By Mayor Brian Arrigo

On Monday, I delivered my State of the City address, outlining some of the progress we’ve made together and laying out important initiatives for 2017 that will make this city even stronger. For us to realize our vision for Revere, I will be seeking your help.


Improving online constituent services

After years of delay, my administration got online bill payment up and running within six months of taking office. You can also now apply online for parking permits. These are good first steps, but we need to do more to make the customer experience easy and convenient.

This year, we will open a 311 constituent service call center, so you can call, text, tweet, email or Facebook message City staff to resolve issues spotted in the community, from a pothole to a missed trash pickup. One call or communication to City Hall will get issues resolved in a professional, courteous manner.

We are also rolling out electronic-permitting software, so you can request a building inspection, a permit, or a bulk trash pickup sticker from the comfort of your couch or office. This software will make life easier for residents and small businesses alike.


Professionalizing City Hall

When I took office, Revere was the largest city in the Commonwealth without an Human Resources department. No more. An interim HR consultant is in place, and an HR director will be hired later this year. We’ve ensured that city positions are posted publicly, with an interview process that gives all qualified applicants a chance to apply.

We asked UMass-Boston to assess the city’s HR deficiencies. Later this month, I’ll be presenting their report to the City Council, detailing our shortcomings and offering recommendations on how to professionalize personnel and hiring practices. We want to attract and hire the best and brightest, while retaining the talent we already have.
As part of setting high expectations for city employees, we are drafting an ordinance to ensure that all city staff are in full compliance with state ethics laws. We are working with the State Ethics Commission to hold ethics trainings for employees in the coming months.


Data-driven infrastructure repair

In 2016 we created a website so all residents could see which streets were scheduled for repavement. That laid the groundwork for our efforts this coming year, in which we will be utilizing state-of-the-art software to analyze the wear and tear on city streets, and lay out a transparent, comprehensive plan for street repair. Residents should know that street repair — and all city services — will be prioritized based on need rather than politics.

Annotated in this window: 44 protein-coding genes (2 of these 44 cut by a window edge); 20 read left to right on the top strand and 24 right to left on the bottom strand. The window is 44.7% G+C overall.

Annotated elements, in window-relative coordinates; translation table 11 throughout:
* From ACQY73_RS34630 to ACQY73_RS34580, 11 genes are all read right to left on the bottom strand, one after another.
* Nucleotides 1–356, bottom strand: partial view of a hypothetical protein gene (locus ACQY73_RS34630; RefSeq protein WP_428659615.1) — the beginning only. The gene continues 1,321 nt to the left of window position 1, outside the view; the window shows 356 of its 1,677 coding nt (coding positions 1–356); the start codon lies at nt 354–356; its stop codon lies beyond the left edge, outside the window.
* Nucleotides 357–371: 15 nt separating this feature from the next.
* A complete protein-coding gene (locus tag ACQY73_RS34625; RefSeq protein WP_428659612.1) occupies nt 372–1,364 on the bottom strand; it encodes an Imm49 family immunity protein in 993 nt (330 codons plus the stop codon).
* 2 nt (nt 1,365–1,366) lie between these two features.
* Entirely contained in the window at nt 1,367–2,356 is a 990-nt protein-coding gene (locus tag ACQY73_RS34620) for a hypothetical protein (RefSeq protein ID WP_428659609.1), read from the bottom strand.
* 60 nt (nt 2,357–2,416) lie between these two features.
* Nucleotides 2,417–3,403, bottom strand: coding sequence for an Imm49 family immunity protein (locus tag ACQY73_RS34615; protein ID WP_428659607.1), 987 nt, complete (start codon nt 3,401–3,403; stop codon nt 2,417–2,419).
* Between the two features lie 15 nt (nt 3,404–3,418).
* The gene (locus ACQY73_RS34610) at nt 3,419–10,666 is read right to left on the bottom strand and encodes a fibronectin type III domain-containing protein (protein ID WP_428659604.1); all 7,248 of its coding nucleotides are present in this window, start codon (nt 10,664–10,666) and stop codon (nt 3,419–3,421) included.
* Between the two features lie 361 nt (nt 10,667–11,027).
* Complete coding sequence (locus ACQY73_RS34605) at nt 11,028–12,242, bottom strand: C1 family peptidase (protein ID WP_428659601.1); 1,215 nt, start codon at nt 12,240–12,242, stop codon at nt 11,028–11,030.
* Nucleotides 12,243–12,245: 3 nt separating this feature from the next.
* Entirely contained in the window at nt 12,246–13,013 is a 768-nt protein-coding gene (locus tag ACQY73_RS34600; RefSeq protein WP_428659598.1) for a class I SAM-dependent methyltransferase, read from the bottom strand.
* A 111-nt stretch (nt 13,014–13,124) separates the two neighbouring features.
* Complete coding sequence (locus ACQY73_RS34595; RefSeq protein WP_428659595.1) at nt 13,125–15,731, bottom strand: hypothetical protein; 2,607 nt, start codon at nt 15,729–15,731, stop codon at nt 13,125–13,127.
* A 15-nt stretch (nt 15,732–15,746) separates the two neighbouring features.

In 2017, we will also be tackling the three-year backlog of sidewalk repair requests inherited upon taking office.


Overhauling resident parking

We have heard loud and clear the comments from residents about the city’s parking issues. As a result, we are cracking down on illegal parking of commercial vehicles in residential neighborhoods, and ending abuse of the visitor parking permit program – ensuring that resident-only spots are for residents whose cars are registered here.

I will soon announce the formation of a Parking Committee that will guide a major overhaul of residential parking. If you want parking rule changes on your street, this will be your resource.


Building a thriving, sustainable local economy

Revere residents rejected continuing to chase a “quick fix” by coming out overwhelmingly against the short-sighted slot parlor proposal. We know we can do better than that by building a sustainable, 21st-century local economy, built on small businesses. New restaurants, cafes and small businesses celebrated grand openings all across the city in 2016, and we’re creating an environment where more will thrive in the years to come.

The mixed-use project on Revere Beach Parkway is breaking ground this year and will feature Revere’s first new hotel in nearly 20 years. This project will create hundreds of jobs, and bring with it millions of dollars in water, sidewalk, and pedestrian access improvements.

That’s the kind of model for development Revere needs for a vibrant economic future, and it’s what we’re working towards at Wonderland. After a year of holding Wonderland ownership’s feet to the fire, there is good news to announce. A sale appears imminent. Soon, we can begin the community-oriented process of turning a decaying relic of a bygone era into an engine for our local economy.

The owners have committed in writing that if for any reason the sale doesn’t go through, they will initiate the processes necessary to clean up the Wonderland site. In the coming months, we’ll have news to announce about progress on the site and the kickoff of a master planning process.


Building a Revere that welcomes everyone

Revere’s public schools continue to be a shining example of what a great public school district can be: inclusive, innovative, and award-winning. We can all be proud of our students’ continued success.

In 2017, we will make sure the rest of the city lives up to the standards set by our teachers, students, and parents — especially in how our schools welcome everybody.

Our city has always thrived on immigrants. We are richer for the presence of those following in the footsteps of Irish and Italian immigrants of the past, making a new life for themselves and their families here in our community.

My message to all Revere residents is this: I am not interested in getting in the middle of a national political debate that pits neighbors against one another. What I am interested in is making sure that each and every one of you, whether here by birth or by choice, is treated with dignity and respect.

I am proud to be your Mayor. No matter who you are or where you came from, my goal is to make you proud to call this city your home.

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